We are the managers of the CUNY Games Network.
Joe Bisz is a part-time educational games designer and an Associate Professor of English at CUNY Borough of Manhattan Community College. Not so long ago, he received a Ph.D. in Creative Writing and English Literature from Binghamton University. Since then he has sailed his theoretical ship into a few ports of the world, including gender & sexuality studies, Popular Culture & Sci-fi, and games-based learning. His critical work has been published in Reconstruction: Studies in Contemporary Culture, Transformative Works and Cultures, and his creative writing in a dozen journals and anthologies including Diagram. His free time is mostly taken up revising a novel titled World Without End, set in New York City in 1982, and developing a game-based learning management system (LMS) called College Quest. “In teaching, we would call it scaffolding. In game-based learning, we would call it a game.” (See Joe’s website at http://joebisz.com)
Francesco Crocco is an Assistant Professor at the Borough of Manhattan Community College of the City University of New York. He received a Ph.D. in English Literature at the CUNY Graduate Center. He has delivered over two-dozen presentations and workshops on game-based learning and has been a principal investigator for several games-based research projects, including most recently a project to create College Quest, a game-based learning management system and academic social network for CUNY. He has published on the use of games for critical thinking and on British Romanticism. He is a founding member of the CUNY Games Network and maintains a blog on its website. His interests include game-based learning, utopian literature, social justice, and British Romanticism.
Robert Duncan is an Assistant Professor of Behavioral Sciences at York College, with joint appointments in Biology (Neuroscience subdivision) and Psychology (Cognitive Neuroscience subdivision) at the CUNY Graduate Center. Robert is also a Visiting Scholar at New York University in the Center for Brain Imaging. Research interests include cognitive neuroscience, functional magnetic resonance imaging, glaucoma, neurodegenerative disorders, attention, learning, memory, educational technology, pedagogy, and developing games for education.
Carlos Hernandez (Borough of Manhattan Community College)
Kathleen Offenholley is an Associate Professor of Mathematics at BMCC (Borough of Manhattan Community College). She is passionate about using all different modes of learning in these classes, from traditional lecture to data collection and experimentation, to games. Her research interests include online learning, equity issues, and game-based learning. She was recently featured on the pages of the CUNY math blog, talking about quilting, karate, and games: http://cunymathblog.commons.gc.cuny.edu/ .
Leah Potter (CUNY Graduate Center)
Maura Smale is an Associate Professor and Information Literacy Librarian in the Library at New York City College of Technology. She coordinates the information literacy and research instruction program, including teaching, outreach, and collaboration with students and faculty at City Tech. Her research interests include the scholarly and information-seeking habits of college students, using games in teaching and learning, open access publishing and new models of scholarly communication, critical information literacy, and emerging instructional technologies.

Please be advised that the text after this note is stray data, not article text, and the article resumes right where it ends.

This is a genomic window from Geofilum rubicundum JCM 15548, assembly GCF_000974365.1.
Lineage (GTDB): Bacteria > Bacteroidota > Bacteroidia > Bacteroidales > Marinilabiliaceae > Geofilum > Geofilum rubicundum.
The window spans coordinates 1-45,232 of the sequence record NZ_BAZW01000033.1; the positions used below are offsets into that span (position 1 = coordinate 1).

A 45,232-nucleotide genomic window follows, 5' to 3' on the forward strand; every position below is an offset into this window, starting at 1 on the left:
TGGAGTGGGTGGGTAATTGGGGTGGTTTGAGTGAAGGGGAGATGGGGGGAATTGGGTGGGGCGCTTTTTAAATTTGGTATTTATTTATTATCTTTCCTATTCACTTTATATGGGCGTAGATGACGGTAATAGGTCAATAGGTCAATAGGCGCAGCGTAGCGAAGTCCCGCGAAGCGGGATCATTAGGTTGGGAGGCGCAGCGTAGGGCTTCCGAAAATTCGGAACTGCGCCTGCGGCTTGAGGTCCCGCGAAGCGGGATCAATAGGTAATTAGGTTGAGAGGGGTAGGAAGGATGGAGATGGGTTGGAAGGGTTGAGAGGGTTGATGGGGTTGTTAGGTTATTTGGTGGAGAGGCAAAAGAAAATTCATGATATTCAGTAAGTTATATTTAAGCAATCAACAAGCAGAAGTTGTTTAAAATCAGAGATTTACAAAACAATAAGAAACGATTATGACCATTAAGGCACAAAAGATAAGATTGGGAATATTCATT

Bai, X., Duncan, R.O., Horowitz, B., Glodstein, S., Graffeo, J., Lavin, J. (2012). The added value of 3D simulations in healthcare education. International Journal of Nursing Education. 4(2): 67-72
Bai, X., Lavin, J., Duncan, R.O. (2012). Are we there yet? Lessons learned through promoting 3D learning in higher education. The International Journal of Learning. 18(6):1-14.
Bai, X., Horowitz, B., Duncan, R.O., Glodstein, S., Graffeo, J., Lavin, J. (2011) Designing Case Studies through 3D Simulations for the Health Professions. In T. Bastiaens & M. Ebner (Eds.), Proceedings of World Conference on Educational Multimedia, Hypermedia and Telecommunications 2011 (pp. 907-910). Chesapeake, VA: AACE.
Bisz, J. (Spring 2012). Composition games for the classroom. Computers and Composition Online <http://www.bgsu.edu/departments/english/cconline/cconline_Sp_2012/Composition_Games/compositiongames/Composition_Games_for_the_Classroom.html>
Bisz, J. (March 2009). The birth of a community, the death of the win: player production of the Middle-earth collectible card game. Transformative Works and Cultures No. 2 <http://journal.transformativeworks.org/index.php/twc/article/view/90/99>
Crocco, F. (2011). Critical Gaming Pedagogy. Radical Teacher: A Socialist, Feminist, and Anti-Racist Journal on the Theory and Practice of Teaching, (91), 26-41.
Offenholley, K. (2011). Toward an analysis of video games. Journal of Mathematics Education at Teachers College (JMETC), 2.
Offenholley, K. (2012). Gaming your Mathematics Course: The Theory and Practice of Games for Learning, The Journal of Humanistic Mathematics, 2(2).
Smale, M. A. (2011). Learning Through Quests and Contests: Games in Information Literacy Instruction. Journal of Library Innovation, 2(2), 36-55.
Smale, M. A. (2012). Get in the Game: Developing an Information Literacy Classroom Game. Journal of Library Innovation, 3(1), 126-147.